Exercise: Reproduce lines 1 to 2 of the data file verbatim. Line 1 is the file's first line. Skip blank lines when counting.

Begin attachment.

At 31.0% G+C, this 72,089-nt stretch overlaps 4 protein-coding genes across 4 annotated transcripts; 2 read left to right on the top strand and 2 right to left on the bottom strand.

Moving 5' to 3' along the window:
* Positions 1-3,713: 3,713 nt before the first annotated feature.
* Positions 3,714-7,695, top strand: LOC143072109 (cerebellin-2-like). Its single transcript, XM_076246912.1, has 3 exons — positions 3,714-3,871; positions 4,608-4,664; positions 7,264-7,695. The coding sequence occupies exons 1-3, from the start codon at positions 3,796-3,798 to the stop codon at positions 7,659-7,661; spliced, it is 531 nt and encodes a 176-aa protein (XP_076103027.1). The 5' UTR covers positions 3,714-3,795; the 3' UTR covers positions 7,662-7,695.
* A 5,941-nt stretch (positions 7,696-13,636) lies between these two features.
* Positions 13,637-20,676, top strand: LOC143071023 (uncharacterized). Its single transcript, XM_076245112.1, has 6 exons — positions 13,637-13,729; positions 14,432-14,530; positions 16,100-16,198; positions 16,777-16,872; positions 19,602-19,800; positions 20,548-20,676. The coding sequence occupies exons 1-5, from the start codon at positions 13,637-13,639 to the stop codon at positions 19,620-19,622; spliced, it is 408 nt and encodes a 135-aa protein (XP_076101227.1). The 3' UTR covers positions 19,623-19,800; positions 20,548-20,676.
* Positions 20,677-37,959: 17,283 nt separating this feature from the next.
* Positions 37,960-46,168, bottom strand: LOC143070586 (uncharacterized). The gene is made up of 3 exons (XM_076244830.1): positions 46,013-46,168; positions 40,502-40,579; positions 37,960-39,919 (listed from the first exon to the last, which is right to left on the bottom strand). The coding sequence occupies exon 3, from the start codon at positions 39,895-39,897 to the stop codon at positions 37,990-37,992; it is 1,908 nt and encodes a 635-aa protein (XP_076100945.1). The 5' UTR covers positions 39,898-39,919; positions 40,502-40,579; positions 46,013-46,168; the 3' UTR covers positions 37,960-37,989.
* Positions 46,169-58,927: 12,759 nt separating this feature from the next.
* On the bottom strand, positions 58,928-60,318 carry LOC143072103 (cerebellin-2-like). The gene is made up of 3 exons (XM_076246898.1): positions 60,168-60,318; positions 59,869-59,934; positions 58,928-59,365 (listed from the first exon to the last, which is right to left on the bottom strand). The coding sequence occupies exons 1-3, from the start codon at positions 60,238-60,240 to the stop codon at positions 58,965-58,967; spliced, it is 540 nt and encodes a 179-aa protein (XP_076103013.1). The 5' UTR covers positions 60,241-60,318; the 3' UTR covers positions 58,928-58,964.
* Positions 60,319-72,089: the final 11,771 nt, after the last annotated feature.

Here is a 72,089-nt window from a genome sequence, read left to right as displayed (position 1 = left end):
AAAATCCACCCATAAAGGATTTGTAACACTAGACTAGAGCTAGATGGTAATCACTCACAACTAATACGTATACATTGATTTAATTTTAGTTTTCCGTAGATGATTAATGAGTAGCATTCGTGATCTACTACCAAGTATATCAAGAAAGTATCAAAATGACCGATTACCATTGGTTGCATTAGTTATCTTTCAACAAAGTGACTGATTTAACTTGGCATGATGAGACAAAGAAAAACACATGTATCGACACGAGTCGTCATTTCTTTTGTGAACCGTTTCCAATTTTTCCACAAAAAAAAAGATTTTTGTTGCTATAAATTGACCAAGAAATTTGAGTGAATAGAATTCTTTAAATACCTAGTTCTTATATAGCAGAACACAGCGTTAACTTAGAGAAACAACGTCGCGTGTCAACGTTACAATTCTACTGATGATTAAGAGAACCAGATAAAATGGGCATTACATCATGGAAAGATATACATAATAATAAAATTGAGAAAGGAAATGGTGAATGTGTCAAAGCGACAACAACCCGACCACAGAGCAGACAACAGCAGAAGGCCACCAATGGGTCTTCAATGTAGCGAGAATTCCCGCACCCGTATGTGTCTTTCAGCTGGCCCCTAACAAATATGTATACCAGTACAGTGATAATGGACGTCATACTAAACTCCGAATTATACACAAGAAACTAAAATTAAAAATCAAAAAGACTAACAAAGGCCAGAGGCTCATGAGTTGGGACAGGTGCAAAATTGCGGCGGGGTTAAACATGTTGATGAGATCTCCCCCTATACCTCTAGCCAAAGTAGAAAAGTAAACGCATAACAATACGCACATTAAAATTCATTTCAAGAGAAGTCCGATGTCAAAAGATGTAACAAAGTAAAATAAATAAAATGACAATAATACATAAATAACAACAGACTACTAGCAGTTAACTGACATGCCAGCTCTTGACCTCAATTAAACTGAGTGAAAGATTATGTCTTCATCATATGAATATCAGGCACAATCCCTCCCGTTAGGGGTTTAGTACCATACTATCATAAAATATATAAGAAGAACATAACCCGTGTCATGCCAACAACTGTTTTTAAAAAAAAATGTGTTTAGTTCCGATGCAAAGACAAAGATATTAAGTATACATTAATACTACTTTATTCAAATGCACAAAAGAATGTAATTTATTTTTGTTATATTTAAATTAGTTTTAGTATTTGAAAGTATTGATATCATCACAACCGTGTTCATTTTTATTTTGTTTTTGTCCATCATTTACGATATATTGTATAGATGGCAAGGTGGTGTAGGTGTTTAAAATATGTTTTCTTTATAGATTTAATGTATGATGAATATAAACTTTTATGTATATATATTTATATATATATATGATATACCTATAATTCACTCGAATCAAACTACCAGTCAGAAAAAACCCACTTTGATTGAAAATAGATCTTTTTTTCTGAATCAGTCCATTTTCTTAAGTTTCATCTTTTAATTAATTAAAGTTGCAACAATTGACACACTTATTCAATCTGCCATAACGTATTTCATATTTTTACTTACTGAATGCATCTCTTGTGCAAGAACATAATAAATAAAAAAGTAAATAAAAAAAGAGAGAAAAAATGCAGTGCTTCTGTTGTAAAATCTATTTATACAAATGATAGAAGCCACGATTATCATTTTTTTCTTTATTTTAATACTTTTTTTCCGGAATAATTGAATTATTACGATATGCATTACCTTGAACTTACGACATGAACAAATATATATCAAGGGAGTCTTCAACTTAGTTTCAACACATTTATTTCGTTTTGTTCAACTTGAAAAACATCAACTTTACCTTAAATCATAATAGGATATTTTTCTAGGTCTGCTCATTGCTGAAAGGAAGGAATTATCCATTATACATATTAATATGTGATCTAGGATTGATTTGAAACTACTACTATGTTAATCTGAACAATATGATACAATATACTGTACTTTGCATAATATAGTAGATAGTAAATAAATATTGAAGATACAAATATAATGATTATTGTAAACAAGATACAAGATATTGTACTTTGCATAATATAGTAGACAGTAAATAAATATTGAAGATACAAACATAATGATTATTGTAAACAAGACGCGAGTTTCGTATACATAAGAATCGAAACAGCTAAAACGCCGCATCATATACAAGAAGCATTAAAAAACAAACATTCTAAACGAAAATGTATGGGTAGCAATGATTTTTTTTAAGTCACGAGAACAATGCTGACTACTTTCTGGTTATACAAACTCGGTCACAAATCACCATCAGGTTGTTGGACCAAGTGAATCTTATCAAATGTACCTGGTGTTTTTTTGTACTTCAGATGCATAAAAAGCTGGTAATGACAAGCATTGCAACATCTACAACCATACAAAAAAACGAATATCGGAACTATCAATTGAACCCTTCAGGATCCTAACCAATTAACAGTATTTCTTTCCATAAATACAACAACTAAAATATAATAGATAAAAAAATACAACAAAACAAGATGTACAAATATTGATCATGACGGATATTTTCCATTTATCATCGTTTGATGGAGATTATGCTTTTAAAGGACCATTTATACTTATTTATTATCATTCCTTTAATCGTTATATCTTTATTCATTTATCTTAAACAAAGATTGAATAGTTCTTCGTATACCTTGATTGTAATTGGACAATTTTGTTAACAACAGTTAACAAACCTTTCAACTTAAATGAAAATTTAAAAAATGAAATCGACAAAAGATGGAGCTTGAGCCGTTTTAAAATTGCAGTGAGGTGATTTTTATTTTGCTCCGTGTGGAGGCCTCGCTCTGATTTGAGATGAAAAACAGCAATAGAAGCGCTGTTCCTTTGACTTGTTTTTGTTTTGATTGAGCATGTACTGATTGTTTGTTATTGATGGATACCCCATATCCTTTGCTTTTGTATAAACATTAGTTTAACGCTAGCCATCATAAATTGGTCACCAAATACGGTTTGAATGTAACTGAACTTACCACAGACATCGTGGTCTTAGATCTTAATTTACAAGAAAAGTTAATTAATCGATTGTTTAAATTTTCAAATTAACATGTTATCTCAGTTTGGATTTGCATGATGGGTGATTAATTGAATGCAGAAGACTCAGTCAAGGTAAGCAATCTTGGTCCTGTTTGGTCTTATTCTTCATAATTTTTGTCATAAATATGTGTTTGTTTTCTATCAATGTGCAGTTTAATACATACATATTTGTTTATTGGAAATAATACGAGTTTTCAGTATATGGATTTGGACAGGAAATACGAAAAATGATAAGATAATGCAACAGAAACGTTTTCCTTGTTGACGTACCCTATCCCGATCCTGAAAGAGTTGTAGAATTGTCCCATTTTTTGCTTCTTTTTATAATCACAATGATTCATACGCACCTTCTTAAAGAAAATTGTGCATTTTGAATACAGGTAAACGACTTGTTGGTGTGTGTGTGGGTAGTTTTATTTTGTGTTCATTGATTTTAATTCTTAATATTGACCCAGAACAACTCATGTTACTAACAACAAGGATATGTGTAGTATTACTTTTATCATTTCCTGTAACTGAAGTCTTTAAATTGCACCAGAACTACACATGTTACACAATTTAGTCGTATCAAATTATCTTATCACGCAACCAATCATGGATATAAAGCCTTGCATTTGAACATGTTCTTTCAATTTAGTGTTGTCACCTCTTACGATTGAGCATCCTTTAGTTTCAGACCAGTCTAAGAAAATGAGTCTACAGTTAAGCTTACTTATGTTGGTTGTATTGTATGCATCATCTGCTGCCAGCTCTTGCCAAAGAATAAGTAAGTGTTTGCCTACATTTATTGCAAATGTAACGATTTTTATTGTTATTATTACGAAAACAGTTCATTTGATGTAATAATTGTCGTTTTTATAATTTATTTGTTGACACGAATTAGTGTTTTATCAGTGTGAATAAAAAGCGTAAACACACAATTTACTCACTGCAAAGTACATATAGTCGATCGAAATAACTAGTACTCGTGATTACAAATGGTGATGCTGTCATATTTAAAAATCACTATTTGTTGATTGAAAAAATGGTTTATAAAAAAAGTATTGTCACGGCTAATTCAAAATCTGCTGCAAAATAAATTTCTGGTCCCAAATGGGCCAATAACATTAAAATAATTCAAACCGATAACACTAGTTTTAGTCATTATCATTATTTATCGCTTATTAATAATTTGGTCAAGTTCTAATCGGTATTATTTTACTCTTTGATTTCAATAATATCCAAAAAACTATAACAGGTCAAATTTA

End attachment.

At 31.0% G+C, this 72,089-nt stretch overlaps 4 protein-coding genes across 4 annotated transcripts; 2 read left to right on the top strand and 2 right to left on the bottom strand.

Moving 5' to 3' along the window: